Ante meridiem or antemeridian?

How to slow down a clock

How did they do it?

Those medieval clock-designers came up with a system to slow down the unwinding. First, they attached a gear around the drive-shaft that meshed with a couple of other gears. As you saw with Archimedes’ odometer, the ratio of gear sizes and number of teeth-per-gear can control how fast one gear turns another gear.

That still wasn’t slow enough, though. You want a clock to operate for at least 24 hours before you have to wind it again. How can you make that unwinding even slower?

The answer: an invention called an escapement. An escapement is a mechanical device that interferes with the gear. It actually stops the gear’s movement for a second, then lets go for a second, stops it, lets go, stops it, lets go, stops it, lets go. The first escapement was called the verge and foliot. The verge is a second shaft (not the drive-shaft) with two paddles, or pallets, set at 90 degrees to each other. These pallets interact with a saw-toothed gear which is powered by the drive shaft. As the drive-shaft turns the saw-toothed gear, one pallet stops the gear for a moment until the other pallet is pushed aside.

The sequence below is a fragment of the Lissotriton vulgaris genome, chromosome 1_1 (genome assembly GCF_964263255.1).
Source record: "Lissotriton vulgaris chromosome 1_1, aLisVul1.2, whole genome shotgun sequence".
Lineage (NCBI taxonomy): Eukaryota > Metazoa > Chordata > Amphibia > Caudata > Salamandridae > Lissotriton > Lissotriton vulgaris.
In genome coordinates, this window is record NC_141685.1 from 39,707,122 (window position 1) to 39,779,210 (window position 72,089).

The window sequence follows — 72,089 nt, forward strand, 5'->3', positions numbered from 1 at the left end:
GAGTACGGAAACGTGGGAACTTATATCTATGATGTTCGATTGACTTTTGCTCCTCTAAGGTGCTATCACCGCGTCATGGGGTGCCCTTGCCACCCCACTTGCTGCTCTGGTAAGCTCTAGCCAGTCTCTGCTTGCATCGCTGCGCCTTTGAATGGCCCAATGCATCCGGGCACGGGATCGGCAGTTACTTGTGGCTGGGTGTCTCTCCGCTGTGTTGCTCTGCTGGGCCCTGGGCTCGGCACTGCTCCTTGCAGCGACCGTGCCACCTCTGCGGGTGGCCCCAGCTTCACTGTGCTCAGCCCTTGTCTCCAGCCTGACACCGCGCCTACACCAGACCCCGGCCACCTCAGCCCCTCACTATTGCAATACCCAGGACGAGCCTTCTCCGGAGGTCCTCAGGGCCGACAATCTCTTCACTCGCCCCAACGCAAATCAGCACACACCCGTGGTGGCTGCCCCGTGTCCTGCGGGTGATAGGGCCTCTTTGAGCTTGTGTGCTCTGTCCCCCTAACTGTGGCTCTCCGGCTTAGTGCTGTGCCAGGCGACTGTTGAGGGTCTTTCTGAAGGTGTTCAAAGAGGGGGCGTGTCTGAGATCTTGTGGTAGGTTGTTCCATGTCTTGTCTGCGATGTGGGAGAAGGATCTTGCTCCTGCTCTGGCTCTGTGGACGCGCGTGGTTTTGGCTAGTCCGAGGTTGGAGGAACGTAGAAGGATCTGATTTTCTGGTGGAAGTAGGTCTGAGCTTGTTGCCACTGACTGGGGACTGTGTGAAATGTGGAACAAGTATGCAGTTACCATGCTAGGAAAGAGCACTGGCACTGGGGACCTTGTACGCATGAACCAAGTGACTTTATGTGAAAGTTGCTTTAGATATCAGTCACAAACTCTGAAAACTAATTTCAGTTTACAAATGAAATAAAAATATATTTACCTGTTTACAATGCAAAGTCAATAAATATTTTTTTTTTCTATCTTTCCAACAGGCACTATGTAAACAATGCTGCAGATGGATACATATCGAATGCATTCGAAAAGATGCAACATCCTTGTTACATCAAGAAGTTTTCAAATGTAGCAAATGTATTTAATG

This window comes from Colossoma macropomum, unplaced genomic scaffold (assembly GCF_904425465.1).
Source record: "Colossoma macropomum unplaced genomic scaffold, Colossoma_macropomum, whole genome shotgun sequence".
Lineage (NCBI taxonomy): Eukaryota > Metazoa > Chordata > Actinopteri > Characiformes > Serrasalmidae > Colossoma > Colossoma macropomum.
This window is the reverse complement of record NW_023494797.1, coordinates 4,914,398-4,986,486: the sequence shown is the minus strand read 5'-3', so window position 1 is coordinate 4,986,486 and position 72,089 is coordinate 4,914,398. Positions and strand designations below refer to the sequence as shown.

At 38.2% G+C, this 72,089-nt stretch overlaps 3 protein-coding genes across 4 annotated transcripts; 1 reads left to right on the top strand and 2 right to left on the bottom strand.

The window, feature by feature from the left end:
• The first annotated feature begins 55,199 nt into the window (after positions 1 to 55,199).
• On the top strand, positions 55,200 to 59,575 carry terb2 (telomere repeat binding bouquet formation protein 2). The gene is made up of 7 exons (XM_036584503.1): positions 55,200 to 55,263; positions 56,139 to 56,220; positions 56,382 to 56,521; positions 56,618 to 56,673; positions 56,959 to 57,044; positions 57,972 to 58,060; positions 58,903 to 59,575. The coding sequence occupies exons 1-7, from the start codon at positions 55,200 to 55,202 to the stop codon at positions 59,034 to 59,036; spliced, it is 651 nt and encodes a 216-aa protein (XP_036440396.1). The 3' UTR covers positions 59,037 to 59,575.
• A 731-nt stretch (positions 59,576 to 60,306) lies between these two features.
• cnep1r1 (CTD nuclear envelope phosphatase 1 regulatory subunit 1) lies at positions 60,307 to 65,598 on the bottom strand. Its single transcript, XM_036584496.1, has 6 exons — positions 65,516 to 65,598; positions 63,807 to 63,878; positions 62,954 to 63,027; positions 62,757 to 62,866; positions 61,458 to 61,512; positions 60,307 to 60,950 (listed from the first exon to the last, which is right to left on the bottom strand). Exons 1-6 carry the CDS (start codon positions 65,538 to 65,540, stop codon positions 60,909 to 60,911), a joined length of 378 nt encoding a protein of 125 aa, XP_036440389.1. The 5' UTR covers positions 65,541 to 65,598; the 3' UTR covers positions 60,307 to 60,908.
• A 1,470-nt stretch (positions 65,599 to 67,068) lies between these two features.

This stop-and-let-go motion is controlled even further by a bar at the top of the verge shaft, called the foliot. The foliot has a weight hung on each end so that inertia (the weights’ unwillingness to move) slows down oscillation of the verge-shaft. You can control how fast the foliot swings back and forth by moving the weights closer or farther from the center.




Back to the beginning of The Western Civ User’s Guide to Time & Space

Mechanical clocks

Sometime in the 1200s mechanical clocks began being designed and built. When I say mechanical, I mean there are several moving parts in the design. We’ve already seen sundials and water clocks and hourglasses. Water clocks and hourglasses use the release of energy to tell time, as water or sand run out of one container into another. The mechanical clock is different—it uses the release of energy to make it run but has a system of gears and stops to control that energy.

Like those older clocks, medieval mechanical clocks use gravity to supply their energy. A weight is tied to a long rope that is wound around a drive-shaft. When you let go of the weight, the rope unwinds and turns the shaft. The drive-shaft has an arrow attached at its end to point to the hour on a circular clock face. So far, so good—but the drive-shaft will turn really fast for a few seconds, the arrow will whiz around the clock face and then you’d have to wind the rope around again. You still wouldn’t know what time it is. What you need for a clock is a slo-o-o-ow release of energy. How can you slow down the unwinding of that rope?